The document is certainly not an industrial strategy: it does not spell out the nature of UK industrial capabilities and support needs, nor the government’s scope of ambition and the routes for its pursuit

Why the Focus on Space?

This emphasis on space is a function of four factors, only three of which are acknowledged by government.

  • First, many aspects of space technology have become less expensive and thus more affordable, which is to be expected given that states have been launching and using satellites in numerous orbits for more than 60 years. Launchers and satellites today are the subject of interest from private sector investors including Elon Musk. In terms of governments, Bahrain, India, Japan, North and South Korea, and the UAE are just a few of the countries with active commercial and defence-relevant space programmes.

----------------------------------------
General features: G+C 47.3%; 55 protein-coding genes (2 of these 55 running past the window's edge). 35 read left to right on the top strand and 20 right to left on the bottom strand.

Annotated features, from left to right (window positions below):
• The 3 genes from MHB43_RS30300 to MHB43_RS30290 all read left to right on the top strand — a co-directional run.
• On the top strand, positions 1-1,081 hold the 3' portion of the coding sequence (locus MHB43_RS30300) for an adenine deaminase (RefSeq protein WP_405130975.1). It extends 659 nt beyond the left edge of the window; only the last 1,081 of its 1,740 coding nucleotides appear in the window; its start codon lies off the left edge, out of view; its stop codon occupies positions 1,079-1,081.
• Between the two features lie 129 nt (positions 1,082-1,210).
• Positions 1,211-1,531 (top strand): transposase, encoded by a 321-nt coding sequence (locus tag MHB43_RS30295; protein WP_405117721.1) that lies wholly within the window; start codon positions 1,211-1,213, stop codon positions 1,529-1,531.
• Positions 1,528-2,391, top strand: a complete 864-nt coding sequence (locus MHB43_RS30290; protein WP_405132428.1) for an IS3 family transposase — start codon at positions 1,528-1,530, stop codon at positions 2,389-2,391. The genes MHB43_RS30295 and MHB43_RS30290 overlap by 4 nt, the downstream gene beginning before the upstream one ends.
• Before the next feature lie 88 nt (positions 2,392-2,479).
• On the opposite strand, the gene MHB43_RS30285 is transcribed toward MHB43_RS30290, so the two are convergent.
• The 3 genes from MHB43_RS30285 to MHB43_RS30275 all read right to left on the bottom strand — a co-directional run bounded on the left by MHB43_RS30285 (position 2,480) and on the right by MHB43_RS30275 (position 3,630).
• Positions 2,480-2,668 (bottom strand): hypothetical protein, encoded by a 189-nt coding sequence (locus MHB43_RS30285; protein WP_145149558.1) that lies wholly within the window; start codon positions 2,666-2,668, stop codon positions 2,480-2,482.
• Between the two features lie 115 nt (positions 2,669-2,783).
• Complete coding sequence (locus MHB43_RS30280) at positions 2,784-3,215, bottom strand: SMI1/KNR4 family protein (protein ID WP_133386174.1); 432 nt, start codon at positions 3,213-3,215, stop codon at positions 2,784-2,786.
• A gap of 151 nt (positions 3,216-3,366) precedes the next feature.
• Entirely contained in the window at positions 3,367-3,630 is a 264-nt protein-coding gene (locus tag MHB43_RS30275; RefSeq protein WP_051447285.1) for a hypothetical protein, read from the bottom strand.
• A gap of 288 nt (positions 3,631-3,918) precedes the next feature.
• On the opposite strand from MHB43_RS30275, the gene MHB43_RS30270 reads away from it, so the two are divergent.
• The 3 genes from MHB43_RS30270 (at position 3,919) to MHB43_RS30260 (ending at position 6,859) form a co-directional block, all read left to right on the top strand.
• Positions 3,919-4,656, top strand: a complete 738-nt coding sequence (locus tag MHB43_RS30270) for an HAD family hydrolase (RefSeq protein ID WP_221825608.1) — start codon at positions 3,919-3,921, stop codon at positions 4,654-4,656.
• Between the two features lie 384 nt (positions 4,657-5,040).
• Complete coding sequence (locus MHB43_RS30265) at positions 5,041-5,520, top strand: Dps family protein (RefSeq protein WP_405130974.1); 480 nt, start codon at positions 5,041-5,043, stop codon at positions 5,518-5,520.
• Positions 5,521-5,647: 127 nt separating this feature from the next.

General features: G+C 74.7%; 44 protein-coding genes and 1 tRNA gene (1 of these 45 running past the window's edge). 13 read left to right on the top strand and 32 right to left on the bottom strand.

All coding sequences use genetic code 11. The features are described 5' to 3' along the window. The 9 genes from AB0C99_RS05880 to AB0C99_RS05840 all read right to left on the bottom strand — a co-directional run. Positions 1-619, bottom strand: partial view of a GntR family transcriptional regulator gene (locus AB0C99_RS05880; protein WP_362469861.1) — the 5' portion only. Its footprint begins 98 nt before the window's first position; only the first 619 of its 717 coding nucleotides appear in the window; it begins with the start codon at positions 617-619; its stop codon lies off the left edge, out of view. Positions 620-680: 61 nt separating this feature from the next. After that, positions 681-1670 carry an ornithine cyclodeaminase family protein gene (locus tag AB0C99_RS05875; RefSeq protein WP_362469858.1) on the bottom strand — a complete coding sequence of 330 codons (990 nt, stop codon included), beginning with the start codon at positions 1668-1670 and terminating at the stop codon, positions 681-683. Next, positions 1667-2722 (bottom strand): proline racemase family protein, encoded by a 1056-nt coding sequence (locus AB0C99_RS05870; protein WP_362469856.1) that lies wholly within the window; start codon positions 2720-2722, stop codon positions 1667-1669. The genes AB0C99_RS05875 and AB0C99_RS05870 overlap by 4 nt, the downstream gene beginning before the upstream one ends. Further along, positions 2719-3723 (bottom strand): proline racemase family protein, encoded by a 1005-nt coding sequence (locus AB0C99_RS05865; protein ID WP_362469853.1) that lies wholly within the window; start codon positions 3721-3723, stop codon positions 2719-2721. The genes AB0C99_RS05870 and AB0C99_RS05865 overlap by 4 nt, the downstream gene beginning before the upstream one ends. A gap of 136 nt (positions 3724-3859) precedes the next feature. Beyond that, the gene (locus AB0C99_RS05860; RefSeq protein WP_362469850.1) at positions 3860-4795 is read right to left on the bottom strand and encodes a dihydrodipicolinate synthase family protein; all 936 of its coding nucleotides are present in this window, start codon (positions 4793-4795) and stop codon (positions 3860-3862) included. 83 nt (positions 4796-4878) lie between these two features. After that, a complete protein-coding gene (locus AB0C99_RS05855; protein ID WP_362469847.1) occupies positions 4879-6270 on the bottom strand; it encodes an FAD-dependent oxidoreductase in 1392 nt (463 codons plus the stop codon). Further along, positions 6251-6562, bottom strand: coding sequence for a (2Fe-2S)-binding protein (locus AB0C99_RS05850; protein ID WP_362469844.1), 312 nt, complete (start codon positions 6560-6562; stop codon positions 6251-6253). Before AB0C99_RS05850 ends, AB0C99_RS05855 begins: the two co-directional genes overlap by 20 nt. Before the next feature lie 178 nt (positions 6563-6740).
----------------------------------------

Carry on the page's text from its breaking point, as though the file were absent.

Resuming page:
• Second, military operations and plans are making ever-increasing use of space assets, not least for the collection, analysis and transmission of a wide range of data and commands. At the same time, because of growing inter-state hostility, particularly between the US and Russia and China, space is being seen as yet another domain for offensive and defensive operations. Any UK effort to attain the operational freedom of action that was seen as the ‘essence of sovereignty’ even in the 2012 National Security Through Technology paper must therefore make some provision for space capabilities.